It is in the eighth track, “Just Wait,” where Nico Segal fades out and Donnie Trumpet reveals himself. Segal solos with the combined power of hip-hop rhythms and jazz complexities, melodically moving and driving until fading into another brief vocal effort from other members of the Social Experiment. As a solo track, “Just Wait” showcases Segal as a genuine virtuoso. As a part of Surf, it solidifies Segal as a jazz artist and fusionist willing to take risks and engage new sounds.

The album’s 13th and 14th tracks, titled “Something Came to Me” and “Rememory,” respectively, highlight Segal’s tenacity to push deeper into new sound territory and assert himself as a jazz artist (in “Something…”) before he seamlessly slips under Chance’s reappearance in “Rememory,” wherein he effortlessly riffs apace with the rapper’s rhyme schemes. In “Something…” and “Rememory,” we truly hear Segal’s ability to “transform the tone and sound of the trumpet for the song…It’s almost like a lead guitar,” producer Nate Fox expresses —“like he’s Slash.”


The penultimate track, “Sunday Candy,” is arranged to attract all audiences. It is abundant with fusion and energy, marrying the soul of gospel and the collective New Orleans improvisation of free jazz in a song about Chance’s grandmother. Each member of the Social Experiment is heavily present in “Sunday Candy,” boasting not only their individual talents, but furthermore their ability to effortlessly come together as a neo-jazz-hip-hop-gospel-fusion group as well, resulting in the album’s central and dynamic burst of life.

Both jazz and hip-hop come from a place of struggle and, for a time, were almost exclusive to African-Americans and artists playing in locations such as New Orleans, New York, and Chicago. Yet as jazz and hip-hop expanded, the genres opened their doors to artists of all backgrounds, leading to new styles, perspectives, and sub-genres in a natural, organic process that eventually lead to the union of the two and the creation of “jazz-rap.” By itself, Surf has everything a strictly hip-hop album needs: lyrical rap verses, exciting and fitted guest features, original beats, masterful transitions, replay value, and album unity. But Surf meets every qualification of a jazz album as well, and not just through instrumentation. Surf draws on a century-old style that feels improvised, spontaneous, and in the moment. Jazz—a genre that, statistically, is dying—finds new life in Surf. The album pulsates with energy and joy alongside deep introspection and personality—it feels alive. Exemplifying what is arguably the most critical element of both jazz and hip-hop, Surf simultaneously pays respects to and challenges both realms of music in a seamless fusion of the two. Carefully crafted by people “who hold Miles Davis, Rich Homie Quan, and Kirk Franklin in similarly high esteem,” Surf is a powerful, spirited testament to Donnie Trumpet and the Social Experiment’s unique ability to create original and unprecedented sound while still paying respect to the greats of both jazz and hip-hop. In it’s own amalgamative niche, Surf wholeheartedly embraces the two genres of music that most notably encourage innovation and change while never forgetting their individual histories.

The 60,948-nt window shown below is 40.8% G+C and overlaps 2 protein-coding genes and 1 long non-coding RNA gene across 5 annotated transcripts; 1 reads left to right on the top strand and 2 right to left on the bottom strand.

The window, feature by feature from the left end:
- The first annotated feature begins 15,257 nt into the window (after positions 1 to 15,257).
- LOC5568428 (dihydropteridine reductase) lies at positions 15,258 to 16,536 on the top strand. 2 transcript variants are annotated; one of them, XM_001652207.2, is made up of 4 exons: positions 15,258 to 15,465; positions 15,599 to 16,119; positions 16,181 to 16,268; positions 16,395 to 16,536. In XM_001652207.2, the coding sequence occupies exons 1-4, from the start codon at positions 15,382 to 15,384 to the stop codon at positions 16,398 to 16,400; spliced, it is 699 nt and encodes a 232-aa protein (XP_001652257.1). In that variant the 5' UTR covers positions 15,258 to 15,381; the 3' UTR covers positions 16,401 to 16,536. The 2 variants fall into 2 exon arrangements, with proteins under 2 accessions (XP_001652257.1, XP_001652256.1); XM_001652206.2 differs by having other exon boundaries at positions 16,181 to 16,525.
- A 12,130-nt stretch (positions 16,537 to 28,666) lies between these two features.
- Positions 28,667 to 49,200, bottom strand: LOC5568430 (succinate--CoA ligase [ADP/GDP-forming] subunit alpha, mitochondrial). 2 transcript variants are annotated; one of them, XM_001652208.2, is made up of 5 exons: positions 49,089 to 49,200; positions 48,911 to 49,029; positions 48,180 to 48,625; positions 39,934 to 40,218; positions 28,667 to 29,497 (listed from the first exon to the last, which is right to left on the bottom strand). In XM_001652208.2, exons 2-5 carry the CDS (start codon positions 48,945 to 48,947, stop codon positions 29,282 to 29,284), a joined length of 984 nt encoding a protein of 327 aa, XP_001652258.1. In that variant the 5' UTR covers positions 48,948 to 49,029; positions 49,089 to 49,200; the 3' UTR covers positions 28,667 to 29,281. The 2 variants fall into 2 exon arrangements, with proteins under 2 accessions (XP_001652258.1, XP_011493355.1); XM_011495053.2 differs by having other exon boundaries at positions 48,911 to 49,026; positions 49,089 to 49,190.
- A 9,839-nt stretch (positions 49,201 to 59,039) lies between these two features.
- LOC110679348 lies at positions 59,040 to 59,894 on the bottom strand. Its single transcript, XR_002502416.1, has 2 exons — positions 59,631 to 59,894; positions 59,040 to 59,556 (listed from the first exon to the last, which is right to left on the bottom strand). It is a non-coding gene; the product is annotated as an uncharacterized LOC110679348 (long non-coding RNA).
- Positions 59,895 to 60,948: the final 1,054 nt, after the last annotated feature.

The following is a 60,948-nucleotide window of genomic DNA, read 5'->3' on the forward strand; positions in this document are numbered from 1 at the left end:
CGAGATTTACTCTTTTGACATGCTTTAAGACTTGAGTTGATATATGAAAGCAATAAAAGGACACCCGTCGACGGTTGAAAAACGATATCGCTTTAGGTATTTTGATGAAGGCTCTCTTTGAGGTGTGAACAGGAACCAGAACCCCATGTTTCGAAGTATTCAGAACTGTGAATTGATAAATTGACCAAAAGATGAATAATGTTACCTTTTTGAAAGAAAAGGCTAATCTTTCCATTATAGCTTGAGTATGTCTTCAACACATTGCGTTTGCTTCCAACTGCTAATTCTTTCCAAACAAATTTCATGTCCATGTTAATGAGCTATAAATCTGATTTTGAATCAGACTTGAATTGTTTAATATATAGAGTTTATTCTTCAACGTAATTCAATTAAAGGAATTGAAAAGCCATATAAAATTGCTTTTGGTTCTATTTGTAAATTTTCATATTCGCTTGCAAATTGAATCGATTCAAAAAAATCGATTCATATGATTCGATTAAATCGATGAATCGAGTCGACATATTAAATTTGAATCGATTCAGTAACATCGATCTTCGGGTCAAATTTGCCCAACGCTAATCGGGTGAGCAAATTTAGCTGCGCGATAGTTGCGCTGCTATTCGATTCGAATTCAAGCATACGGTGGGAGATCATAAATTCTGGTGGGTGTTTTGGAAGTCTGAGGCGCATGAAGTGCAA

ROBERT KYTE is a sophomore in the SFS studying Culture & Politics. You can catch him browsing Reddit in class, convincing himself that he DOES have enough money for those concert tickets, or watching The Office again instead of taking the time to find a new show.
Posted by:Thirty Seventh